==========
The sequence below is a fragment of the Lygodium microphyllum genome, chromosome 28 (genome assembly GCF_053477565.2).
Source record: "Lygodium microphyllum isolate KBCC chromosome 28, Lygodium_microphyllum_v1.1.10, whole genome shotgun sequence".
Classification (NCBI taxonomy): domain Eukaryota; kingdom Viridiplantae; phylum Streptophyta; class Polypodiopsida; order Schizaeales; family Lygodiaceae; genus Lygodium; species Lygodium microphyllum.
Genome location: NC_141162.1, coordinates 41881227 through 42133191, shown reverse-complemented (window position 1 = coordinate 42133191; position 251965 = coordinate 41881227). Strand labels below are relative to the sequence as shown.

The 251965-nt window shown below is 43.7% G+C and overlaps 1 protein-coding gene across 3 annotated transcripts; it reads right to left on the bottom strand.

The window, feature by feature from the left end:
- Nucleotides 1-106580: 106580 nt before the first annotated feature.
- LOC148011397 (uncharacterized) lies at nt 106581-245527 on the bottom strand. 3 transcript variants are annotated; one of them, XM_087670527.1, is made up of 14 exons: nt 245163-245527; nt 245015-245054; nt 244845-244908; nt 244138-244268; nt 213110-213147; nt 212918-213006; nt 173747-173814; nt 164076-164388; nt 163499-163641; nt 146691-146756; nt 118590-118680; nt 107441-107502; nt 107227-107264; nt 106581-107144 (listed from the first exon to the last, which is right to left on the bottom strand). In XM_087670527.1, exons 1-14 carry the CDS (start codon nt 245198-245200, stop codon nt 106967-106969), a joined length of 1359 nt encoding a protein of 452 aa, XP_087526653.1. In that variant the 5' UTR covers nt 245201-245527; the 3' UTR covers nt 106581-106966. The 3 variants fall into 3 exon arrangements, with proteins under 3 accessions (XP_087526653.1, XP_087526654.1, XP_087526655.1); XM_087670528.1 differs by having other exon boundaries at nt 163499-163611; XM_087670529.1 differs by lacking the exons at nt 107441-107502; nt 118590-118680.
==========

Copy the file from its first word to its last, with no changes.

The sequence below is a fragment of the Lygodium microphyllum genome, chromosome 28 (genome assembly GCF_053477565.2).
Source record: "Lygodium microphyllum isolate KBCC chromosome 28, Lygodium_microphyllum_v1.1.10, whole genome shotgun sequence".
Classification (NCBI taxonomy): domain Eukaryota; kingdom Viridiplantae; phylum Streptophyta; class Polypodiopsida; order Schizaeales; family Lygodiaceae; genus Lygodium; species Lygodium microphyllum.
Genome location: NC_141162.1, coordinates 41881227 through 42133191, shown reverse-complemented (window position 1 = coordinate 42133191; position 251965 = coordinate 41881227). Strand labels below are relative to the sequence as shown.

The 251965-nt window shown below is 43.7% G+C and overlaps 1 protein-coding gene across 3 annotated transcripts; it reads right to left on the bottom strand.

The window, feature by feature from the left end:
- Nucleotides 1-106580: 106580 nt before the first annotated feature.
- LOC148011397 (uncharacterized) lies at nt 106581-245527 on the bottom strand. 3 transcript variants are annotated; one of them, XM_087670527.1, is made up of 14 exons: nt 245163-245527; nt 245015-245054; nt 244845-244908; nt 244138-244268; nt 213110-213147; nt 212918-213006; nt 173747-173814; nt 164076-164388; nt 163499-163641; nt 146691-146756; nt 118590-118680; nt 107441-107502; nt 107227-107264; nt 106581-107144 (listed from the first exon to the last, which is right to left on the bottom strand). In XM_087670527.1, exons 1-14 carry the CDS (start codon nt 245198-245200, stop codon nt 106967-106969), a joined length of 1359 nt encoding a protein of 452 aa, XP_087526653.1. In that variant the 5' UTR covers nt 245201-245527; the 3' UTR covers nt 106581-106966. The 3 variants fall into 3 exon arrangements, with proteins under 3 accessions (XP_087526653.1, XP_087526654.1, XP_087526655.1); XM_087670528.1 differs by having other exon boundaries at nt 163499-163611; XM_087670529.1 differs by lacking the exons at nt 107441-107502; nt 118590-118680.